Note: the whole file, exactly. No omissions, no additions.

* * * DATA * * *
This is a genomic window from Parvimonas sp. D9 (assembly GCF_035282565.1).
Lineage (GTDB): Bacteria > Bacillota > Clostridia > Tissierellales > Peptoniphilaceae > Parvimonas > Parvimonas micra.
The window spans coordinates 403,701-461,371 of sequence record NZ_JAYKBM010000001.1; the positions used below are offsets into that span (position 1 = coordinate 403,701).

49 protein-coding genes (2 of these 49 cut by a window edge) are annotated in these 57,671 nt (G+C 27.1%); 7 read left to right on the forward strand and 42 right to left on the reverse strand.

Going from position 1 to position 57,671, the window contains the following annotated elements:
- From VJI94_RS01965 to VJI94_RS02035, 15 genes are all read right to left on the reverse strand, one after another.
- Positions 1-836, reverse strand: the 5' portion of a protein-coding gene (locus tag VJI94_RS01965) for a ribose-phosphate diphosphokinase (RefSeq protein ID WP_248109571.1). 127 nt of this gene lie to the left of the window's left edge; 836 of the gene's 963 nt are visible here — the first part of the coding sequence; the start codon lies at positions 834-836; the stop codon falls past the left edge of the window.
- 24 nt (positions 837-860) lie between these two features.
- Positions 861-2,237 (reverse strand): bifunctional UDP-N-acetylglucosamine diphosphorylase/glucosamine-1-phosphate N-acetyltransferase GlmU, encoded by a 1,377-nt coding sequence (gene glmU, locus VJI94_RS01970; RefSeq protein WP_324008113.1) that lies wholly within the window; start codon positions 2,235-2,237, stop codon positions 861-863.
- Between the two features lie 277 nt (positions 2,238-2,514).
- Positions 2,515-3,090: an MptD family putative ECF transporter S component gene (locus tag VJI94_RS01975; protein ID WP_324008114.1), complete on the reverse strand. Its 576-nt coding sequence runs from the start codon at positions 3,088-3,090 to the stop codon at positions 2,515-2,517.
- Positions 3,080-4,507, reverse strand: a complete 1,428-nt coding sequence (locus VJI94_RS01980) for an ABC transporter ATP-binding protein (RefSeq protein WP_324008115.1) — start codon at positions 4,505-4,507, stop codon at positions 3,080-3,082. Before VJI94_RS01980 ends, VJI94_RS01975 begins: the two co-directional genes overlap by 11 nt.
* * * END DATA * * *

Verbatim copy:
This is a genomic window from Parvimonas sp. D9 (assembly GCF_035282565.1).
Lineage (GTDB): Bacteria > Bacillota > Clostridia > Tissierellales > Peptoniphilaceae > Parvimonas > Parvimonas micra.
The window spans coordinates 403,701-461,371 of sequence record NZ_JAYKBM010000001.1; the positions used below are offsets into that span (position 1 = coordinate 403,701).

49 protein-coding genes (2 of these 49 cut by a window edge) are annotated in these 57,671 nt (G+C 27.1%); 7 read left to right on the forward strand and 42 right to left on the reverse strand.

Going from position 1 to position 57,671, the window contains the following annotated elements:
- From VJI94_RS01965 to VJI94_RS02035, 15 genes are all read right to left on the reverse strand, one after another.
- Positions 1-836, reverse strand: the 5' portion of a protein-coding gene (locus tag VJI94_RS01965) for a ribose-phosphate diphosphokinase (RefSeq protein ID WP_248109571.1). 127 nt of this gene lie to the left of the window's left edge; 836 of the gene's 963 nt are visible here — the first part of the coding sequence; the start codon lies at positions 834-836; the stop codon falls past the left edge of the window.
- 24 nt (positions 837-860) lie between these two features.
- Positions 861-2,237 (reverse strand): bifunctional UDP-N-acetylglucosamine diphosphorylase/glucosamine-1-phosphate N-acetyltransferase GlmU, encoded by a 1,377-nt coding sequence (gene glmU, locus VJI94_RS01970; RefSeq protein WP_324008113.1) that lies wholly within the window; start codon positions 2,235-2,237, stop codon positions 861-863.
- Between the two features lie 277 nt (positions 2,238-2,514).
- Positions 2,515-3,090: an MptD family putative ECF transporter S component gene (locus tag VJI94_RS01975; protein ID WP_324008114.1), complete on the reverse strand. Its 576-nt coding sequence runs from the start codon at positions 3,088-3,090 to the stop codon at positions 2,515-2,517.
- Positions 3,080-4,507, reverse strand: a complete 1,428-nt coding sequence (locus VJI94_RS01980) for an ABC transporter ATP-binding protein (RefSeq protein WP_324008115.1) — start codon at positions 4,505-4,507, stop codon at positions 3,080-3,082. Before VJI94_RS01980 ends, VJI94_RS01975 begins: the two co-directional genes overlap by 11 nt.